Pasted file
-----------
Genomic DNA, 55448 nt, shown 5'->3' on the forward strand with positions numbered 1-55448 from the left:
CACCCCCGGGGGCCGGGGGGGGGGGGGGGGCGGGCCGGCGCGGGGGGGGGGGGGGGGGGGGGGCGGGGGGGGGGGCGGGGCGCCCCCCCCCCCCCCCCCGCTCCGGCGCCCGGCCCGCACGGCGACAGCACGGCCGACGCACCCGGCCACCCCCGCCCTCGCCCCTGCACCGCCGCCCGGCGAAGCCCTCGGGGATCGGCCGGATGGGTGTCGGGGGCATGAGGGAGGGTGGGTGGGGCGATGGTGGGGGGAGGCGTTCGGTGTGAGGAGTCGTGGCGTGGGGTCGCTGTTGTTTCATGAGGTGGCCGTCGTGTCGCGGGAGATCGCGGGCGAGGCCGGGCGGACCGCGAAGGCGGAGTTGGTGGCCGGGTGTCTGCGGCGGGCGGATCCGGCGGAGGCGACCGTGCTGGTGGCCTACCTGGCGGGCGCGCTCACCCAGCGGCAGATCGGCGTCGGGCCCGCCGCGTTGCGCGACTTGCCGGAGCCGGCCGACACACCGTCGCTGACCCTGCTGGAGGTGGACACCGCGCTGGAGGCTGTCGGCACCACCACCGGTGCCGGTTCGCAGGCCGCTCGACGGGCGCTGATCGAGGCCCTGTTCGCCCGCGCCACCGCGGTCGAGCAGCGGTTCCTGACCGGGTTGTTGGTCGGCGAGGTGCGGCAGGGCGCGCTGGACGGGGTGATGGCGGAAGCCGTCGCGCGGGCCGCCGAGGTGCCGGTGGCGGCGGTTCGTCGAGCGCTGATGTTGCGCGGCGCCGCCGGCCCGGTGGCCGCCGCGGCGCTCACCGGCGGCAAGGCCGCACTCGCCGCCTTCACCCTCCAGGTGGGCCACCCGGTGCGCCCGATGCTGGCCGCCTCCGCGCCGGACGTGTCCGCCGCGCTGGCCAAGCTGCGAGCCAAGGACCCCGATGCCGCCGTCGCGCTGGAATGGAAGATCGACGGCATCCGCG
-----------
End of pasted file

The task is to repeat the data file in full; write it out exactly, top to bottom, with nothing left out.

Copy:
Genomic DNA, 55448 nt, shown 5'->3' on the forward strand with positions numbered 1-55448 from the left:
CACCCCCGGGGGCCGGGGGGGGGGGGGGGGCGGGCCGGCGCGGGGGGGGGGGGGGGGGGGGGGCGGGGGGGGGGGCGGGGCGCCCCCCCCCCCCCCCCCGCTCCGGCGCCCGGCCCGCACGGCGACAGCACGGCCGACGCACCCGGCCACCCCCGCCCTCGCCCCTGCACCGCCGCCCGGCGAAGCCCTCGGGGATCGGCCGGATGGGTGTCGGGGGCATGAGGGAGGGTGGGTGGGGCGATGGTGGGGGGAGGCGTTCGGTGTGAGGAGTCGTGGCGTGGGGTCGCTGTTGTTTCATGAGGTGGCCGTCGTGTCGCGGGAGATCGCGGGCGAGGCCGGGCGGACCGCGAAGGCGGAGTTGGTGGCCGGGTGTCTGCGGCGGGCGGATCCGGCGGAGGCGACCGTGCTGGTGGCCTACCTGGCGGGCGCGCTCACCCAGCGGCAGATCGGCGTCGGGCCCGCCGCGTTGCGCGACTTGCCGGAGCCGGCCGACACACCGTCGCTGACCCTGCTGGAGGTGGACACCGCGCTGGAGGCTGTCGGCACCACCACCGGTGCCGGTTCGCAGGCCGCTCGACGGGCGCTGATCGAGGCCCTGTTCGCCCGCGCCACCGCGGTCGAGCAGCGGTTCCTGACCGGGTTGTTGGTCGGCGAGGTGCGGCAGGGCGCGCTGGACGGGGTGATGGCGGAAGCCGTCGCGCGGGCCGCCGAGGTGCCGGTGGCGGCGGTTCGTCGAGCGCTGATGTTGCGCGGCGCCGCCGGCCCGGTGGCCGCCGCGGCGCTCACCGGCGGCAAGGCCGCACTCGCCGCCTTCACCCTCCAGGTGGGCCACCCGGTGCGCCCGATGCTGGCCGCCTCCGCGCCGGACGTGTCCGCCGCGCTGGCCAAGCTGCGAGCCAAGGACCCCGATGCCGCCGTCGCGCTGGAATGGAAGATCGACGGCATCCGCG